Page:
The hallmark holiday of the year
Does Valentine's Day revolve around materialism?
February 22, 2017
Filed under Opinion
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Valentine’s Day over the years has become increasingly scrutinized for being over commercialized and a “hallmark” holiday. Stores fill with hues of scarlet and magenta, but does February 14 truly have to be a big production? Especially this year, it’s been shown that many couples are opting out of tacky knick-knacks and deciding to spend the holiday showing their commitment and love for one another. In fact, the number one googled Valentine’s Day present of 2017 was promise and engagement rings*, leaning away from stereotypical, cheesy gifts. Moreover, this trend proved to be true among students in relationships here at LSHS as well.
“When I hear Valentine’s Day, I think people getting roses and teddy bears and stuff like that. It’s not about giving necessarily, it’s more about your relationship and appreciating what you have,” senior Joy Pahls said. Though Pahls admits the holiday is not exactly her favorite, she says spending time with your significant other to be a great use of the special day. However, senior Joshua Allinson takes the stance that maybe this day isn’t too extremely special in the first place.
“You should be appreciating and remembering your relationship all the time, not just one day,” Allinson stated. “There’s more meaning to it when you realize what it’s about. Having a girlfriend, I get it, it’s a big deal, ya know, love.” Being in love is much greater than buying gifts, even Valentine’s Day does not require that stigma of materialism.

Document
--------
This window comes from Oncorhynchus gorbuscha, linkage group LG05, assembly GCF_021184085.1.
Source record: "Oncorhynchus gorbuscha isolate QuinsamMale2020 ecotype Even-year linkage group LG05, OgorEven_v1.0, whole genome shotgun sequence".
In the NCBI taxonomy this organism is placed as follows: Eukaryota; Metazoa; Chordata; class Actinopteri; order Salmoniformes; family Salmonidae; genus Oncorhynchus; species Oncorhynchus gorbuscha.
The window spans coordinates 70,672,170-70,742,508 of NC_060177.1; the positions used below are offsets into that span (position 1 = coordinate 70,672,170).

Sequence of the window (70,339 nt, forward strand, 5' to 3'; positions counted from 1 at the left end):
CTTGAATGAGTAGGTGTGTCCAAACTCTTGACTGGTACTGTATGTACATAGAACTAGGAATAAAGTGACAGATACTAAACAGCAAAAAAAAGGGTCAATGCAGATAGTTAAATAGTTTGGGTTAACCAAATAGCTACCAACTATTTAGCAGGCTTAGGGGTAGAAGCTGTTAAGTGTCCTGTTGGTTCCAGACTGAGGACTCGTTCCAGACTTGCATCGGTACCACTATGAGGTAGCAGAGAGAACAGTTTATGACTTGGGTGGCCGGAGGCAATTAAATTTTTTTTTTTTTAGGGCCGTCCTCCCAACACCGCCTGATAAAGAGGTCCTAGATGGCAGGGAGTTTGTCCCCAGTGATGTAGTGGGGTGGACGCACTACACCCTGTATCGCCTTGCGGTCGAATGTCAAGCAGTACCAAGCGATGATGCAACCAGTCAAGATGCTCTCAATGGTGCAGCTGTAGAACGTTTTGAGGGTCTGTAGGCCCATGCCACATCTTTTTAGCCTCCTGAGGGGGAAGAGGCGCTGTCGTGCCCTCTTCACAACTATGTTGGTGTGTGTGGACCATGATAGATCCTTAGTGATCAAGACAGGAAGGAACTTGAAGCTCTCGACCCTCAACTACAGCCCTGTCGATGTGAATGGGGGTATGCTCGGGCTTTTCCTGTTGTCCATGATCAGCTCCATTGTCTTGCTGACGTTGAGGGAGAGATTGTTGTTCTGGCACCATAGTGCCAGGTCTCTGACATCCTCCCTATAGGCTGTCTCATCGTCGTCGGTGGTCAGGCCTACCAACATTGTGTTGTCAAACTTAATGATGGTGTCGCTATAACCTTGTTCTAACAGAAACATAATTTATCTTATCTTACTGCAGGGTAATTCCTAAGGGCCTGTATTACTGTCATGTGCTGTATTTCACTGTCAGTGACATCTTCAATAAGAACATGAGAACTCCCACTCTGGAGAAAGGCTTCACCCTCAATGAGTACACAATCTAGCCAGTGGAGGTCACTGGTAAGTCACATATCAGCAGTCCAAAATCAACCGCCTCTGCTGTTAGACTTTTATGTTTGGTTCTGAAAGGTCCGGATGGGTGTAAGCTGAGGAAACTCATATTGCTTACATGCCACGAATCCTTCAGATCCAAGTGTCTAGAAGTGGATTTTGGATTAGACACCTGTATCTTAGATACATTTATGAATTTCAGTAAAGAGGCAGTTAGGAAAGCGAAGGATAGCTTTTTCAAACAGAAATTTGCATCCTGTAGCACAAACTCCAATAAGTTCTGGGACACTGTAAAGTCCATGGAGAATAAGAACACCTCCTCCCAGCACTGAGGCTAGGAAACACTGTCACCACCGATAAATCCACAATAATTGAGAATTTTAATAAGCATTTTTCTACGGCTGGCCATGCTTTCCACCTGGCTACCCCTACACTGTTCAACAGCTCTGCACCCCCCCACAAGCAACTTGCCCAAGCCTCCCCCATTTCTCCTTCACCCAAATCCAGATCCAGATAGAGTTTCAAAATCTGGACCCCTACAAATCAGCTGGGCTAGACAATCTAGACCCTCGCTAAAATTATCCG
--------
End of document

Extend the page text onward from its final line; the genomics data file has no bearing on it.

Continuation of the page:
Even though she is not currently in a romantic relationship, junior Hannah Harris agrees with these claims.
“There’s a stigma that you should [perform a romantic gesture] and you’re expected to have something romantic happen on Valentines Day, but I don’t think it should be the expected norm,” Harris said.
Due to society’s outlook on the holiday, many even feel excluded from the holiday if they are not partaking in stereotypical Valentine’s Day events with a love interest. Harris went on to note that “[w]hen we were kids we used to do Valentine’s Day boxes and everyone got a valentine, everyone was included, and I think it’s become a lot more exclusive and almost singles certain kids out.”
With this statement, Harris makes a really great point of how the holiday has evolved as we have grown from kids to teenagers. Senior Joy Pahls made a very similar statement, noting how exclusive the holiday has become to only being about showing love for a boyfriend or girlfriend rather than an all around day of caring about your peers and loved ones.
Throughout history, “St. Valentine’s Day” has truly developed to be a materialistic and exclusive to couples opposed to the celebration of the life of St. Valentine, who was executed on February 14, 273 AD for performing secret marriages within the Holy Roman Empire while the ability to get married was outlawed. Though the holiday originally did celebrate relationships, society has morphed the holiday to being flooded with fluorescent colors and excludes the population of individuals without a significant other.
*statistic from marketingprofs.com